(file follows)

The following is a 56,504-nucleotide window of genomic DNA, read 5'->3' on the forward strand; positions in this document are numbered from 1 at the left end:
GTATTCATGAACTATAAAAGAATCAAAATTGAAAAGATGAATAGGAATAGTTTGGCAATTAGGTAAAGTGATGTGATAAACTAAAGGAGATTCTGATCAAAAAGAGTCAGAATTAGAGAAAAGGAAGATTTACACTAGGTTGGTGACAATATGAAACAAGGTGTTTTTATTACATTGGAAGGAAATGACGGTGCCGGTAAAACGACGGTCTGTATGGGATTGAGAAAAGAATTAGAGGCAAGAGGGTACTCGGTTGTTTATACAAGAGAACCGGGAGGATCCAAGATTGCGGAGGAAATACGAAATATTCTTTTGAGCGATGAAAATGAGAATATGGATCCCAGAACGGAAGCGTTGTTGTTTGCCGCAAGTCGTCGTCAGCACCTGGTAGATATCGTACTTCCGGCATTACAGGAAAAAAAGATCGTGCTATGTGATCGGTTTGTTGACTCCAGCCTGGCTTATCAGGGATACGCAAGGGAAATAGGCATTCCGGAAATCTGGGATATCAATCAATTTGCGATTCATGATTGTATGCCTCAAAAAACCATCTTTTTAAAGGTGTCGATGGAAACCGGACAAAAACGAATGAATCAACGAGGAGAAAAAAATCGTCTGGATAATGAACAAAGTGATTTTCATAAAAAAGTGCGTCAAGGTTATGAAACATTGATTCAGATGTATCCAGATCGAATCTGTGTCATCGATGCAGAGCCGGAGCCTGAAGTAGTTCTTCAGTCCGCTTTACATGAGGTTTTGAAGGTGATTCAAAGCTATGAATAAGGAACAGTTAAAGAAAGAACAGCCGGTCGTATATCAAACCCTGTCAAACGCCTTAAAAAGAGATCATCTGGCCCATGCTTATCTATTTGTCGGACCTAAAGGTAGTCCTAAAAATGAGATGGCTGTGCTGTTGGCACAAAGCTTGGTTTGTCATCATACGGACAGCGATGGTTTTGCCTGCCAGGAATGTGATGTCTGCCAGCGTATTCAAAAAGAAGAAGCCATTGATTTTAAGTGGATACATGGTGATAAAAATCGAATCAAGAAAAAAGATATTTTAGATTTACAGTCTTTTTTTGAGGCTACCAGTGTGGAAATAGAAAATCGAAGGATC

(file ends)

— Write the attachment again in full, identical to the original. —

The following is a 56,504-nucleotide window of genomic DNA, read 5'->3' on the forward strand; positions in this document are numbered from 1 at the left end:
GTATTCATGAACTATAAAAGAATCAAAATTGAAAAGATGAATAGGAATAGTTTGGCAATTAGGTAAAGTGATGTGATAAACTAAAGGAGATTCTGATCAAAAAGAGTCAGAATTAGAGAAAAGGAAGATTTACACTAGGTTGGTGACAATATGAAACAAGGTGTTTTTATTACATTGGAAGGAAATGACGGTGCCGGTAAAACGACGGTCTGTATGGGATTGAGAAAAGAATTAGAGGCAAGAGGGTACTCGGTTGTTTATACAAGAGAACCGGGAGGATCCAAGATTGCGGAGGAAATACGAAATATTCTTTTGAGCGATGAAAATGAGAATATGGATCCCAGAACGGAAGCGTTGTTGTTTGCCGCAAGTCGTCGTCAGCACCTGGTAGATATCGTACTTCCGGCATTACAGGAAAAAAAGATCGTGCTATGTGATCGGTTTGTTGACTCCAGCCTGGCTTATCAGGGATACGCAAGGGAAATAGGCATTCCGGAAATCTGGGATATCAATCAATTTGCGATTCATGATTGTATGCCTCAAAAAACCATCTTTTTAAAGGTGTCGATGGAAACCGGACAAAAACGAATGAATCAACGAGGAGAAAAAAATCGTCTGGATAATGAACAAAGTGATTTTCATAAAAAAGTGCGTCAAGGTTATGAAACATTGATTCAGATGTATCCAGATCGAATCTGTGTCATCGATGCAGAGCCGGAGCCTGAAGTAGTTCTTCAGTCCGCTTTACATGAGGTTTTGAAGGTGATTCAAAGCTATGAATAAGGAACAGTTAAAGAAAGAACAGCCGGTCGTATATCAAACCCTGTCAAACGCCTTAAAAAGAGATCATCTGGCCCATGCTTATCTATTTGTCGGACCTAAAGGTAGTCCTAAAAATGAGATGGCTGTGCTGTTGGCACAAAGCTTGGTTTGTCATCATACGGACAGCGATGGTTTTGCCTGCCAGGAATGTGATGTCTGCCAGCGTATTCAAAAAGAAGAAGCCATTGATTTTAAGTGGATACATGGTGATAAAAATCGAATCAAGAAAAAAGATATTTTAGATTTACAGTCTTTTTTTGAGGCTACCAGTGTGGAAATAGAAAATCGAAGGATC